Iain O’Brien

Will the proposed changes to ICC’s Anti-Corruption Security Unit help curb the fixing menace?

Lou Vincent

When news of former New Zealand cricketer Lou Vincent’s divulgence of information pertaining to match-fixing, to International Cricket Council’s (ICC) Anti-corruption and Security unit (ACSU), filtered through digital and print media last week, not many were dumbfounded. Even when Vincent admitted in the December of 2013 to cooperating with ACSU, who at the time were probing incidents of alleged wrongdoings in few of the Twenty20 (T20) leagues around the world, the turn of events didn’t greatly surprise the fraternity, or followers of the sport.

Indeed, the frequency with which murky details have come to fore during the recent past has abated any astonishment that usually comes with such reports. The apt word would perhaps be ‘desensitisation’, whose definition in psychology, according to Wikipedia, is “diminished emotional responsiveness to a negative or aversive stimulus after repeated exposure to it.”

A plethora of columns have rightly surfaced on how little is being done by the powers that be to curb the menace and how this eventually leads to diminishing viewer interest. In the spotlight of late is the ACSU, previously berated for their ineptitude in carrying out what’s expected of them. The unit is not in the news for failing to unearth an incident of match-fixing, but because the Big Three — comprising the cricket boards of India, England and Australia — plan to make way for a new ACSU with condensed powers, one that would report to the new chairman of the ICC instead of the chief executive. But is the ACSU really to blame, considering how rickety and unyielding the structure that was built for their operation was?

A few years since its inception, the ACSU was said to have one of the toughest Code of Conduct in comparison to other sporting organisations in the world. It did instil a sense of fear in some Asian bookmakers attempting to corrupt the fallible. But one of the processes involved proving malpractice to former and current international players, and if they weren’t all on the same page, the ACSU had no chance to serve justice to the player in question. This was one of the many drawbacks. So while they managed to “keep one eye on” a few unscrupulous characters, there is little they could do with lack of concrete evidence.

Lack of manpower was also a concern, for when details of murky deals or suspicious activity was mentioned to them by any player or a whistle-blower, they could do nothing about it. Former Pakistan captain Salman Butt’s movements during the 2010 Asia Cup can be a situation in point: the whistle-blower in this case knew of a fix and went to News of the World — who eventually carried out a sting-operation and blew the lid off the case — after the ACSU had failed to react to the information provided by the person, citing “lack of manpower”.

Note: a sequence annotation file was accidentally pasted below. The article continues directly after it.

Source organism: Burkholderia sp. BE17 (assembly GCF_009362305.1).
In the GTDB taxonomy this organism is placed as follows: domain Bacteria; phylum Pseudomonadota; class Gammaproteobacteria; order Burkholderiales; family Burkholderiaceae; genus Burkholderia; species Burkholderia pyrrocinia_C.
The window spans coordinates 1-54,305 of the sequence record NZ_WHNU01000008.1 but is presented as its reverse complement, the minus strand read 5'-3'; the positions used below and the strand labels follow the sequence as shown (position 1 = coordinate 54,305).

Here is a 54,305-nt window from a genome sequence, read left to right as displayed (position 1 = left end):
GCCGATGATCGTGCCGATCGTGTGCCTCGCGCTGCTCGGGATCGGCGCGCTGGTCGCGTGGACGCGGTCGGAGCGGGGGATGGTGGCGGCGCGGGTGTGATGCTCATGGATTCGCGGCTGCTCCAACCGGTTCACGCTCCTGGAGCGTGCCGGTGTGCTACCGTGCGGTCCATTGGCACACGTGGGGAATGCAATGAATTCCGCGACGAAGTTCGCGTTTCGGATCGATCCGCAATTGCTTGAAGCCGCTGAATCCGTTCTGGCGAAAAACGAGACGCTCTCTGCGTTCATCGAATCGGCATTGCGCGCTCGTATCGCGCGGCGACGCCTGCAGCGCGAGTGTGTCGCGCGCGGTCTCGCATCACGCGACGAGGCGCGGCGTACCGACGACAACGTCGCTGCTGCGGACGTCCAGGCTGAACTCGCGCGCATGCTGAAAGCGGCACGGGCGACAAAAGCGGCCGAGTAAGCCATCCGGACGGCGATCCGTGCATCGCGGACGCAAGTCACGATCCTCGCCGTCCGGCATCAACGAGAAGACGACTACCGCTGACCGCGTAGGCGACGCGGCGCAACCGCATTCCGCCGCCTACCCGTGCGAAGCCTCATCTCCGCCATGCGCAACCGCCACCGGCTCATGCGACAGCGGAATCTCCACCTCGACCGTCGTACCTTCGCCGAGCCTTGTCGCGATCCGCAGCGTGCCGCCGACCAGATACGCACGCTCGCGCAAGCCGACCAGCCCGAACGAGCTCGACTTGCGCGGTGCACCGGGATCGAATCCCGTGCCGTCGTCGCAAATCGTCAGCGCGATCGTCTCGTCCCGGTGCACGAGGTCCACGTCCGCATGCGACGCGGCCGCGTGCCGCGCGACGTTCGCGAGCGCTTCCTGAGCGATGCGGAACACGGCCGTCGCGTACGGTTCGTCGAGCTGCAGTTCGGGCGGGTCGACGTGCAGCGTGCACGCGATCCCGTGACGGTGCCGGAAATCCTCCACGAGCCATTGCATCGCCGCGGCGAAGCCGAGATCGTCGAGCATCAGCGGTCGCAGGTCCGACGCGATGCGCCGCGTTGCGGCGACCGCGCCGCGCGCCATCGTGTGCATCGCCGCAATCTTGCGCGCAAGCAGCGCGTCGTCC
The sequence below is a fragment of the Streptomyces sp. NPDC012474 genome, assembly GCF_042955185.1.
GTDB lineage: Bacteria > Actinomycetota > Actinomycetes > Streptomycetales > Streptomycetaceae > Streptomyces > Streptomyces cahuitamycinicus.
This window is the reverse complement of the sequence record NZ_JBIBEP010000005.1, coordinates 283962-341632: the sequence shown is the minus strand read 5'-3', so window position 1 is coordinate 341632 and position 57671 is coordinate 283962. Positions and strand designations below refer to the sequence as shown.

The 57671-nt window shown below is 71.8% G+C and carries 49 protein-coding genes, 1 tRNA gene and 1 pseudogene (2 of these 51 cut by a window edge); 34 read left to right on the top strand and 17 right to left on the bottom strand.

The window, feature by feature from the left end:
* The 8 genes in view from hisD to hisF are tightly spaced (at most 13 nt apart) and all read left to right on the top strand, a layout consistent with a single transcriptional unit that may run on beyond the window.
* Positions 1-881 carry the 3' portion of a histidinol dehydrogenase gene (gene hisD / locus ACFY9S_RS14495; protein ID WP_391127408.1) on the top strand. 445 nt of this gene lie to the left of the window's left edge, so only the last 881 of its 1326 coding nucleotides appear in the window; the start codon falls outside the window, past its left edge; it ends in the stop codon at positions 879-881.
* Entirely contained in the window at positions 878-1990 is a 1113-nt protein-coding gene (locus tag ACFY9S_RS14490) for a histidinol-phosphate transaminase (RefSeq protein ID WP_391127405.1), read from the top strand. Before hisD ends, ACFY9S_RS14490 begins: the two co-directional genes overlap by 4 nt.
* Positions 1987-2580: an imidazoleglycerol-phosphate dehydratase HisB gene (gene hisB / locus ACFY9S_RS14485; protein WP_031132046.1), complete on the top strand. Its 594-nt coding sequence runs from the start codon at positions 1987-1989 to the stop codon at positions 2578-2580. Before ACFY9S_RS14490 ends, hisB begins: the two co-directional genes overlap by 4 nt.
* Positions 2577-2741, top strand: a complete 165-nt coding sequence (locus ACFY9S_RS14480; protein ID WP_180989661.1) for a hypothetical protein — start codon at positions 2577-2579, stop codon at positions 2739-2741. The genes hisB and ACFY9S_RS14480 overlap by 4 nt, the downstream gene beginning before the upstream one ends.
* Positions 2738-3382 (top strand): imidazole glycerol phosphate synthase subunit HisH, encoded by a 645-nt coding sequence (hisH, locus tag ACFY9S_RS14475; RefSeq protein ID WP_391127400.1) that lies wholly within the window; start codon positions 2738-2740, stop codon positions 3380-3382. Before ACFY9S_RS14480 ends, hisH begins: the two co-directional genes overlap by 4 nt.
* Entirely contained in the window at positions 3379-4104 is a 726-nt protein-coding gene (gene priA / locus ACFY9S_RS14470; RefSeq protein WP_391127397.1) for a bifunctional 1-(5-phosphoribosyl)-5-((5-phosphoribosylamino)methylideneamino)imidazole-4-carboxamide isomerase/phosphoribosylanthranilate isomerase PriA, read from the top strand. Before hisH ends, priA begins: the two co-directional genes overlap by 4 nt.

Another drawback stems from relying heavily on the information provided by team-mates of a suspected player — which, by all means, is often a reliable source of snippets. While the ACSU penalises for not reporting a suspicious activity, it does not assure the privacy (although its guidelines state it does) of whatever information it may have received: the leakage of Brendon McCullum’s testimony can be an apt case in point. The threat from bookies notwithstanding, it may be one of the reasons why many cricketers suspicious of one of their team members do not come forward often.

In an article by Daily Mail on Vincent’s confession, is evidence of the aforementioned fact: “After the game, another team-mate Vincent approached was furious. ‘He knew the game was fixed. I just wanted to get out of there.’ Vincent told the ICC he received £40,000 to throw the game — £25,000 from NG and £15,000 from VG.” Why couldn’t this cricketer go to the ACSU with whatever little he knew? In The Telegraph, Iain O’Brien talks about a few games he suspected were fixed during his playing days and now, and writes, “Should I, as an ex-player and now commentator, be reporting suspect activity to the Anti-Corruption and Security Unit? Maybe I should. But, I feel it is so rife that they would get overrun by what I see as suspect actions which have become so blatant that it is hard to believe they even care about our game anymore.”

One cannot blame O’Brien. As Ed Hawkins states in his book Bookie Gambler Fixer Spy: A Journey to the Heart of Cricket’s Underworld, “The ACSU are disparaged, and not just among cricket fans. It has a poor reputation among the players in the world game. Remember that exasperated international captain asking [Haroon] Lorgat why more was not being done prior to the World Cup in 2011?”

What the ACSU needs is empowerment. Weakening its authority could only render the unit more futile.

(You can read more of the changes to ACSU here)